The time of the year where rap fans across the country collectively start seething is upon us. XXL announced their Freshman 10 list in their yearly attempt to highlight who might be some of the biggest artists of the next few years. Here’s a list of artists we think are about to blow up, including southern rappers, French EDM, a reggae singer and a jazz musician.
Hailing from Detroit, Dej Loaf defined last fall and winter with her inescapable hit “Try Me.” An early Wiz Khalifa co-sign and Drake Instagram comment turned all of the rap’s world attention on this sweet-but-tough-sounding rapper. In the year since “Try Me,” it is becoming clear that the attention over Dej was warranted, as she’s on the verge of another hit with Kid Ink’s “Be Real”. Her Instagram documents the transition from local rapper to style icon. And any rapper that can wear fur this well, deserves all of the attention one could grab.
The Social Experiment
Often the crew that surround rappers lack the talent to justify their entire crew’s raised profile. But Chance the Rapper, who broke through in 2013 with this Acid Rap project, appears to know how to surround himself with talents that can stand next to his own. The Social Experiment collective, who contributed production on Acid Rap, recently released their own project Surf. The crew — who includes Peter Cottontail, Greg Landfair Jr, Nate Fox, Donnie Trumpet and of course Chance — put out a jazz album that retains the exuberant positivity of Chance’s solo work and even includes Quavo of Migos singing, Erykah Badu, and a heartfelt verse from Big Sean.
The Social Experiment weren’t in a rush post-Acid Rap, but after Surf the anticipation for whatever comes next from the crew will certainly be high.
The London-based producer should already be a star. A member of the brooding indie rock band The xx and prominently sampled by Drake back in 2011, international stardom seemed imminent. Instead Jamie kept to his own pace and allow the accolades and attention to slowly find him. He just released his debut solo album In Colour — after years of trickling out singles — which contains tracks that could lay low a dance floor but sound better out of headphones. On “I Know There’s Gonna Be (Good Times)”, though, there’s an effortless pop sensibility that shines through.
The Bay Area is typically known for its legendary rap scene and its fertile rock community. But Oakland-based r&b singer Kehlani in 2015 is adding another element to the already full musical landscape. A member of the HBK Gang crew that includes hit-makers Iamsu! and Sage the Gemini, Kehlani goes for a more restrained R&B style than the ratchet rap party anthems of her peers. Most major label signings for artists in 2015 are met with reasonable skepticism, but by listening to Kehlani’s “You Should Be Here” it’s clear why she was offered a contract by Atlantic. Her work is ready for radio, so hopefully it won’t be long before she hears herself all over it.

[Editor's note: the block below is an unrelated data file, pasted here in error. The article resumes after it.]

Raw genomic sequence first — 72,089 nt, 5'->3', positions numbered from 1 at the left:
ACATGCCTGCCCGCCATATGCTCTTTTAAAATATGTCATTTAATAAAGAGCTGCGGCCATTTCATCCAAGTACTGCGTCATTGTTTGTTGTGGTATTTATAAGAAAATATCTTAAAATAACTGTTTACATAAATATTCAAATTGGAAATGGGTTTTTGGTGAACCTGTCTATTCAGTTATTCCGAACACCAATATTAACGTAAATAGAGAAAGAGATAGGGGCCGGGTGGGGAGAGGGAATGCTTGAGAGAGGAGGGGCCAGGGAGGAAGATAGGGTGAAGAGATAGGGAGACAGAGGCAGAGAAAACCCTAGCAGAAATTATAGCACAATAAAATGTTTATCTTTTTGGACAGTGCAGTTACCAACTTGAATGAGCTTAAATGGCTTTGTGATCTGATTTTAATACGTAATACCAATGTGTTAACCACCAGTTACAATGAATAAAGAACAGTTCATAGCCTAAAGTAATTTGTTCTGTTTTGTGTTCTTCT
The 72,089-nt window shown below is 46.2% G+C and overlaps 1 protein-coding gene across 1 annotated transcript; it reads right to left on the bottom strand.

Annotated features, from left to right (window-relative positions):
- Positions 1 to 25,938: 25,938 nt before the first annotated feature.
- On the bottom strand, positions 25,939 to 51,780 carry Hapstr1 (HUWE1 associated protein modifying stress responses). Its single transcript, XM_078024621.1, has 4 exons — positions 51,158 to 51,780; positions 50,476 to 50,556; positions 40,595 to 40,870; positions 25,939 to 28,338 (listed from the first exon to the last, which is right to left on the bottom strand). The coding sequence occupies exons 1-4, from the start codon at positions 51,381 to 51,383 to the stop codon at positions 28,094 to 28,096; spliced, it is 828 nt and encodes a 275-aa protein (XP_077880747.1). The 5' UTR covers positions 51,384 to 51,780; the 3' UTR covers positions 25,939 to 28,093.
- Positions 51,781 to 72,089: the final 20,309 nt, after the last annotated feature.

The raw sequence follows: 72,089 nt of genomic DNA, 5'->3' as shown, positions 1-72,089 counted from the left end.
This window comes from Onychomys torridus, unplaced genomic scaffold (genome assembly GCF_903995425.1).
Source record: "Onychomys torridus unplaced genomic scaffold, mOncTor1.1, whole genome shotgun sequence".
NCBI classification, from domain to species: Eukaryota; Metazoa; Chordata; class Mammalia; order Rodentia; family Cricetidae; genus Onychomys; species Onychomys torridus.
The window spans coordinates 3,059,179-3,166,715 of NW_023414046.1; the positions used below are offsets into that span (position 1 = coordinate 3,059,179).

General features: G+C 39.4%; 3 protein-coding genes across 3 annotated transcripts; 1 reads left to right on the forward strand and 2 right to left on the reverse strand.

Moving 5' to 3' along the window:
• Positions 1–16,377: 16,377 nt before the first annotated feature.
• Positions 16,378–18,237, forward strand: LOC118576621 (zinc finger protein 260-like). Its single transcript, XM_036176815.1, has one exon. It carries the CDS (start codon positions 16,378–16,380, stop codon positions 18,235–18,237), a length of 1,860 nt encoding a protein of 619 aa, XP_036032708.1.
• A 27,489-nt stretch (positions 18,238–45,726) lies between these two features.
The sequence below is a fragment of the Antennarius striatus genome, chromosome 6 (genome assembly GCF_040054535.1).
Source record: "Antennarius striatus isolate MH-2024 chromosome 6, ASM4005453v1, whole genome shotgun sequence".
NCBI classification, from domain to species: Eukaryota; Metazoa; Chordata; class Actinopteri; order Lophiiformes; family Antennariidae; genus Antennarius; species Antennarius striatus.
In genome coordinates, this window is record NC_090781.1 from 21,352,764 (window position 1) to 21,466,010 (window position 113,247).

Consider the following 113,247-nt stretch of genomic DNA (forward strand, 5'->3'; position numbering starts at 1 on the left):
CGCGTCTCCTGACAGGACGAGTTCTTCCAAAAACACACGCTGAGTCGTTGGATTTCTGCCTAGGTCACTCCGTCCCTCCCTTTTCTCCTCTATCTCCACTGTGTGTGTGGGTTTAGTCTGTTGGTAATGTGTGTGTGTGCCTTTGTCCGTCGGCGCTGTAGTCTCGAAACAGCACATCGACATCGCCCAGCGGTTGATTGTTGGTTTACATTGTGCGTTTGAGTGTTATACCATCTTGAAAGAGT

It can be hard to open up on the mic. The desired macho bravado that still exists in a post-Drake world can often stifle just how vulnerable a rapper is willing to get. Baton Rouge, Louisiana rapper Kevin Gates isn’t afraid to get that deep and sit in those moments of weakness. Gates might lack a crossover radio hit, but remains a rapper hard to easy to spot blasting out of cars on the street. Where most songs that ring out from cars skew towards bangers, Gates will be stressing over relationships and going into the gory details of petty crimes. He recently found success with the track “I Don’t Get Tired”, which pulled back revealing so much of his heart and instead showed Gates at his most blunt. But even at his most straight forward, Gates’ working class focus (“I got six jobs / I don’t get tired”) always quickly grounds his music.
If there is an advantage in patience, ask Madeon. The fresh-faced EDM producer from Nantes, France started out putting out music in his teesn and started to see his singles chart across Europe for the last few years. When the time came to his debut album, Adventure, he attached all of these previously successful singles for the deluxe edition for over an hour of thrilling synth-pop. Madeon’s music usually keeps an unrelentingly positive mood, which helps when his music all sounds like it could sound track a N64 game, a 3AM rave or blast from twelve mall stores all at once.
The term “One Hit Wonder” is thrown around too much. It’s rare for an act to get one hit and to fade completely back into obscurity. This summer, reggae singer OMI — who hails from Jamaica — will be fighting off this tag as his already internationally huge song “Cheerleader” continues to grow.
The original “Cheerleader” is from 2012 and received attention when it got remixed by German producer Felix Jaehn. But what stands on the side of OMI is that such an alluringly catchy potential song of the summer will get people to seek out other music from this relatively unknown star. And with little other work from him to grab, there’ll be a reasonable buzz for whatever OMI is up to next as people will quickly start to ask: “What is next for the “Cheerleader” singer?”
It is fitting that Young Dolph first big crossover hit was titled “Preach.” The Memphis, Tennessee based rapper with a gruff southern drawl and a no-nonsense approach to street rap delivers his rhymes with the gumption of a good ole Baptist preacher. Dolph’s been in the southern rap circuit for years, but the last couple of years that he found his niche. A straight ahead street rapper, he tackles the topic with a nonchalant shrug that fits Trap or Die-era Young Jeezy rather than the swagged out goofiness of a contemporaries like Rich Homie Quan or Young Thug. Rap fans can often flock towards more eccentric personalities, but Dolph’s commitment to the streets is what’s led to his success and remains unwavering.